Food safety guide

06 January 2020

Whether you have an onsite restaurant, run a café or other catering business, use outside caterers or provide vending services for staff, food safety will be an important consideration.

Food preparation

What is food safety and why is it important?

Food safety means ensuring that it is properly handled, prepared and stored to reduce the risk of individuals becoming unwell from foodborne illnesses. This will include ensuring food is handled hygienically and care is taken to reduce the likelihood of allergic reactions.

Food safety law

Food which is supplied, sold, or provided outside of the family or domestic setting must be safe to eat.

Food safety law covers a wide range of food safety aspects. Examples range from establishing management procedures and the standards required in premises, to the training and personal hygiene of those involved in preparation. As such, you may have a number of responsibilities relating to the preparation and sale of food. This will depend upon your particular circumstances.

Food safety law for businesses - you can learn more about these using the information provided on the Food Standards Agency website including detailed information about food safety law.

Food safety law for charities - useful guidance for volunteers and charity groups is also set out for organisations providing food in a village hall or other community settings.

Hygiene ratings

If you are a food handling business, you may also be assessed under the Food Hygiene Rating Scheme (or Food Hygiene Information Scheme in Scotland).

This means that when your business is inspected, you will be given a hygiene rating, based on the standards found at the time. You will be given a sticker/certificate with your rating or result to display publicly.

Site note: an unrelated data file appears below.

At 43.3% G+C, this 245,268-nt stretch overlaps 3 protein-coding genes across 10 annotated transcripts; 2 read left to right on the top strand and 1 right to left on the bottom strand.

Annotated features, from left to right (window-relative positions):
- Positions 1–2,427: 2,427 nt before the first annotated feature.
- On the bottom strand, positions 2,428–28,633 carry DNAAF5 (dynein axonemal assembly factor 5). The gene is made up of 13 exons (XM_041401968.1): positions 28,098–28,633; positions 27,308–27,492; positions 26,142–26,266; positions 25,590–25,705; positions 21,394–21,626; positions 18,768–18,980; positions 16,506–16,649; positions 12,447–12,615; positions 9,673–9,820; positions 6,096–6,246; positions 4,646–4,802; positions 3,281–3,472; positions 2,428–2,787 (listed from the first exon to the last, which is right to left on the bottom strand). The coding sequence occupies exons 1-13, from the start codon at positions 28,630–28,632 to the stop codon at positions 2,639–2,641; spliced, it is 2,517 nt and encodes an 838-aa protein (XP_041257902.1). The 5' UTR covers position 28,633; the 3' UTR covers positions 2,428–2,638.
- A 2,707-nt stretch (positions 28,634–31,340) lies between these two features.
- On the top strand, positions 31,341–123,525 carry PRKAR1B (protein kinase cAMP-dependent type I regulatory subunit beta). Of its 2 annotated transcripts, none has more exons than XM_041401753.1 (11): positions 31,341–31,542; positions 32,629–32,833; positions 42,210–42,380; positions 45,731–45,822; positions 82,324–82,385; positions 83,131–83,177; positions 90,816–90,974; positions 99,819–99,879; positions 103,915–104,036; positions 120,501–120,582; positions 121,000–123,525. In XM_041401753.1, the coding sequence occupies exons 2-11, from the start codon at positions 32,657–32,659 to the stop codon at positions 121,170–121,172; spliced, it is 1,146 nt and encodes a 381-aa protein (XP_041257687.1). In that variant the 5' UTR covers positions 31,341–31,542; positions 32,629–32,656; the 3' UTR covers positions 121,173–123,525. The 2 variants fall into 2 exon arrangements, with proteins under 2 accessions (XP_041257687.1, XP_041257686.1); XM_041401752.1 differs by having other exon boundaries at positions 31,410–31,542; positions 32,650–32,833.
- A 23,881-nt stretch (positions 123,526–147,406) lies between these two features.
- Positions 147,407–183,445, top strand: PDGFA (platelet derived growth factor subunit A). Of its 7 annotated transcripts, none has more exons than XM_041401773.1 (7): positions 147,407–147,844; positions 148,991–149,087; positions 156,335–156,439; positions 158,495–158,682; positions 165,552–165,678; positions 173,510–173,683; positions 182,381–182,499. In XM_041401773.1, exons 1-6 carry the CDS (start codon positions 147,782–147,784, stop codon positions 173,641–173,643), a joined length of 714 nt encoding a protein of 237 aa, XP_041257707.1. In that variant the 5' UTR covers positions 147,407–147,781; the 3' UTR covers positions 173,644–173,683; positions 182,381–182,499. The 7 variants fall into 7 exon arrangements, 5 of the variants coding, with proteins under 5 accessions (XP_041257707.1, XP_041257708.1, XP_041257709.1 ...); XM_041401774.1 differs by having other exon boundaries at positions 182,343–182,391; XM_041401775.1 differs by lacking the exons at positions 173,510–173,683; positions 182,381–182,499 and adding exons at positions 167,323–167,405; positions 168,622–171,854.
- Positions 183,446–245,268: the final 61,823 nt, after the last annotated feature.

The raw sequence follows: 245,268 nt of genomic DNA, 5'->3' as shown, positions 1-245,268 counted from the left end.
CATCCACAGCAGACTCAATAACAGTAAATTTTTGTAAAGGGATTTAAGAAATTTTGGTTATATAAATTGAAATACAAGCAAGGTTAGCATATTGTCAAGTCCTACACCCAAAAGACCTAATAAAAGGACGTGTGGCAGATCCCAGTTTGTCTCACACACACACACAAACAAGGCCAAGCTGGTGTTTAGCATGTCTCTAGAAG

Food safety precautions

Typical precautions can include:

  • ensuring premises are suitable, properly maintained, clean and disinfected so that there is no risk of contamination
  • handling food properly and storing it at the correct temperatures
  • providing adequate staff welfare facilities e.g. hand washing, toilet facilities, changing facilities etc.
  • implementing specific precautions based on the principles of Hazard Analysis Critical Control Point (HACCP) where necessary
  • developing procedures to deal with any outbreak of food poisoning, foreign body contamination incidents and complaints
  • providing information concerning food allergies where required
  • providing adequate training and information for food handlers and supervisors etc.
  • completing suitable records and keeping them including those relating to temperature control, maintenance, and inspections
  • keeping records relating to any food safety management procedures and information or training provided to employees and others.

For more detailed information on dealing with food safety issues, you can read our guide to food safety.